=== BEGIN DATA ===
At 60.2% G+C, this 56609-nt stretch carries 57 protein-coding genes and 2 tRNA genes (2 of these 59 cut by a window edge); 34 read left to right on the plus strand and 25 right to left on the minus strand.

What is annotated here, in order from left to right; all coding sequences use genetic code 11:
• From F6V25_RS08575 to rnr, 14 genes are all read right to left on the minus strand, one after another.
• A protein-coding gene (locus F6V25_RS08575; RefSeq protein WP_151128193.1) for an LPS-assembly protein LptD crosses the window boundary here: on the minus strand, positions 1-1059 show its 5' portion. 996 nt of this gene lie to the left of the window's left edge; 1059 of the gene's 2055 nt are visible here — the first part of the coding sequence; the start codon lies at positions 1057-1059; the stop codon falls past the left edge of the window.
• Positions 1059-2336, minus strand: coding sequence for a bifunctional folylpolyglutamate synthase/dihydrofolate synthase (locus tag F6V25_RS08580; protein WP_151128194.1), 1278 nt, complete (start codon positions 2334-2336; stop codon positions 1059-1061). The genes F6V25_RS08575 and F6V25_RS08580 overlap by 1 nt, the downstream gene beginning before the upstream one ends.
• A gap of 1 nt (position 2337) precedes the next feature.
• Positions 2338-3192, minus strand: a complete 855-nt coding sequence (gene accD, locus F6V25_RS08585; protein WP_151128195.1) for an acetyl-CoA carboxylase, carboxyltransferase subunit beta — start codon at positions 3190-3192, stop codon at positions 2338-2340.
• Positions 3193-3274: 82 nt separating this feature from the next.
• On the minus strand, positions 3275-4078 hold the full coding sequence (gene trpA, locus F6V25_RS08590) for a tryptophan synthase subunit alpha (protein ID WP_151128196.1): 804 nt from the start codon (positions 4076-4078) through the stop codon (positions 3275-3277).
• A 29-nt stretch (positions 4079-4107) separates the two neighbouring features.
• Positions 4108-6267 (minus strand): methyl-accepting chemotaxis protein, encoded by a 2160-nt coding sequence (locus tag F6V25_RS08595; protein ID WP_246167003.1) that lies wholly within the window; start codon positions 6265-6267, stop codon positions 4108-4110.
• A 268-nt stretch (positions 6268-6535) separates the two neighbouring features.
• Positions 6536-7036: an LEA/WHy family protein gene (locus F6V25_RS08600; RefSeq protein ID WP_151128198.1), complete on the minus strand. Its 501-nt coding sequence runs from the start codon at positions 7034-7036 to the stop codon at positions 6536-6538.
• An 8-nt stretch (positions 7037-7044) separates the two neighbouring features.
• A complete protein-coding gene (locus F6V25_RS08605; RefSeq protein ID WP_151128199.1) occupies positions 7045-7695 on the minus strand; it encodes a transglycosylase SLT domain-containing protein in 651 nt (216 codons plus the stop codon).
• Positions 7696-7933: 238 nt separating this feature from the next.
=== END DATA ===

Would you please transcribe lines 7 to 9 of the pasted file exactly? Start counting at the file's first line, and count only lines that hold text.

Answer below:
• Positions 2338-3192, minus strand: a complete 855-nt coding sequence (gene accD, locus F6V25_RS08585; protein WP_151128195.1) for an acetyl-CoA carboxylase, carboxyltransferase subunit beta — start codon at positions 3190-3192, stop codon at positions 2338-2340.
• Positions 3193-3274: 82 nt separating this feature from the next.
• On the minus strand, positions 3275-4078 hold the full coding sequence (gene trpA, locus F6V25_RS08590) for a tryptophan synthase subunit alpha (protein ID WP_151128196.1): 804 nt from the start codon (positions 4076-4078) through the stop codon (positions 3275-3277).